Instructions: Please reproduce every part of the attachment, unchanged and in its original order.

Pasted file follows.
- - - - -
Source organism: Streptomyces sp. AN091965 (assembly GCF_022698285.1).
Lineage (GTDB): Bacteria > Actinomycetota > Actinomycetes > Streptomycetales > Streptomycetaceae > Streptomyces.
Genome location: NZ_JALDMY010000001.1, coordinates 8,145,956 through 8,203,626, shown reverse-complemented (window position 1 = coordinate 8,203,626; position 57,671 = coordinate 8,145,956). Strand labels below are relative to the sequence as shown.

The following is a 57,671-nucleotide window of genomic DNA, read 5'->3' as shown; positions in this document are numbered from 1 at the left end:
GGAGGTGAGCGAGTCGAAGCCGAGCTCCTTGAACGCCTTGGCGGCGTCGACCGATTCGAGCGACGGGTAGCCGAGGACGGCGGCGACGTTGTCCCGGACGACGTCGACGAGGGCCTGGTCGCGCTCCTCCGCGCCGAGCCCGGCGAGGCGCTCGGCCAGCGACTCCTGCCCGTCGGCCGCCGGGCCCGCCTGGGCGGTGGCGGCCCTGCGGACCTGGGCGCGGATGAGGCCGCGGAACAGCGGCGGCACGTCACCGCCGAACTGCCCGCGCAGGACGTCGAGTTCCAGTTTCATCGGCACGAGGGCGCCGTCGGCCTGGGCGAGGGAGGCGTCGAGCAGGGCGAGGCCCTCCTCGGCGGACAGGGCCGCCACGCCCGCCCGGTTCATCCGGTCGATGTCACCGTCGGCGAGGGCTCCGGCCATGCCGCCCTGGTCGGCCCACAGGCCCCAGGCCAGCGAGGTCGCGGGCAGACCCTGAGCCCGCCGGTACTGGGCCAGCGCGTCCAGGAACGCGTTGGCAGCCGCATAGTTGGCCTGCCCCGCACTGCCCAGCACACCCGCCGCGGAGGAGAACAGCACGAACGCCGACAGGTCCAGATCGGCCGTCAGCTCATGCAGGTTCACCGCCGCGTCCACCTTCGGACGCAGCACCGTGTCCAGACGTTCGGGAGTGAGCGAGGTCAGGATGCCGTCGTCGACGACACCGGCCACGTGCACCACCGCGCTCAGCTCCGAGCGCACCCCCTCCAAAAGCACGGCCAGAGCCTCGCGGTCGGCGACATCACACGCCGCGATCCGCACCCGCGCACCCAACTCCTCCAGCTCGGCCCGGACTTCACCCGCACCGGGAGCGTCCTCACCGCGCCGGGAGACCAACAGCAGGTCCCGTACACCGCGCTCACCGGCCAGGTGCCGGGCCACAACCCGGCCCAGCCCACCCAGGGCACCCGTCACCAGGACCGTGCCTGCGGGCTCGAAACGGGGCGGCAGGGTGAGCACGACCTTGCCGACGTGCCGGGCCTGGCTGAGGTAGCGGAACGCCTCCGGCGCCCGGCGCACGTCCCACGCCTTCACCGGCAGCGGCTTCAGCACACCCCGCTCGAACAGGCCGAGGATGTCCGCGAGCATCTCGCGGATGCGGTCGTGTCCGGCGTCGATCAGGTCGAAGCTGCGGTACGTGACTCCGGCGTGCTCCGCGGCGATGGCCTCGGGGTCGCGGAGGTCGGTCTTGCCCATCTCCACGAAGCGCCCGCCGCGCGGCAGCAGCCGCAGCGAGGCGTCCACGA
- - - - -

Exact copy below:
Source organism: Streptomyces sp. AN091965 (assembly GCF_022698285.1).
Lineage (GTDB): Bacteria > Actinomycetota > Actinomycetes > Streptomycetales > Streptomycetaceae > Streptomyces.
Genome location: NZ_JALDMY010000001.1, coordinates 8,145,956 through 8,203,626, shown reverse-complemented (window position 1 = coordinate 8,203,626; position 57,671 = coordinate 8,145,956). Strand labels below are relative to the sequence as shown.

The following is a 57,671-nucleotide window of genomic DNA, read 5'->3' as shown; positions in this document are numbered from 1 at the left end:
GGAGGTGAGCGAGTCGAAGCCGAGCTCCTTGAACGCCTTGGCGGCGTCGACCGATTCGAGCGACGGGTAGCCGAGGACGGCGGCGACGTTGTCCCGGACGACGTCGACGAGGGCCTGGTCGCGCTCCTCCGCGCCGAGCCCGGCGAGGCGCTCGGCCAGCGACTCCTGCCCGTCGGCCGCCGGGCCCGCCTGGGCGGTGGCGGCCCTGCGGACCTGGGCGCGGATGAGGCCGCGGAACAGCGGCGGCACGTCACCGCCGAACTGCCCGCGCAGGACGTCGAGTTCCAGTTTCATCGGCACGAGGGCGCCGTCGGCCTGGGCGAGGGAGGCGTCGAGCAGGGCGAGGCCCTCCTCGGCGGACAGGGCCGCCACGCCCGCCCGGTTCATCCGGTCGATGTCACCGTCGGCGAGGGCTCCGGCCATGCCGCCCTGGTCGGCCCACAGGCCCCAGGCCAGCGAGGTCGCGGGCAGACCCTGAGCCCGCCGGTACTGGGCCAGCGCGTCCAGGAACGCGTTGGCAGCCGCATAGTTGGCCTGCCCCGCACTGCCCAGCACACCCGCCGCGGAGGAGAACAGCACGAACGCCGACAGGTCCAGATCGGCCGTCAGCTCATGCAGGTTCACCGCCGCGTCCACCTTCGGACGCAGCACCGTGTCCAGACGTTCGGGAGTGAGCGAGGTCAGGATGCCGTCGTCGACGACACCGGCCACGTGCACCACCGCGCTCAGCTCCGAGCGCACCCCCTCCAAAAGCACGGCCAGAGCCTCGCGGTCGGCGACATCACACGCCGCGATCCGCACCCGCGCACCCAACTCCTCCAGCTCGGCCCGGACTTCACCCGCACCGGGAGCGTCCTCACCGCGCCGGGAGACCAACAGCAGGTCCCGTACACCGCGCTCACCGGCCAGGTGCCGGGCCACAACCCGGCCCAGCCCACCCAGGGCACCCGTCACCAGGACCGTGCCTGCGGGCTCGAAACGGGGCGGCAGGGTGAGCACGACCTTGCCGACGTGCCGGGCCTGGCTGAGGTAGCGGAACGCCTCCGGCGCCCGGCGCACGTCCCACGCCTTCACCGGCAGCGGCTTCAGCACACCCCGCTCGAACAGGCCGAGGATGTCCGCGAGCATCTCGCGGATGCGGTCGTGTCCGGCGTCGATCAGGTCGAAGCTGCGGTACGTGACTCCGGCGTGCTCCGCGGCGATGGCCTCGGGGTCGCGGAGGTCGGTCTTGCCCATCTCCACGAAGCGCCCGCCGCGCGGCAGCAGCCGCAGCGAGGCGTCCACGA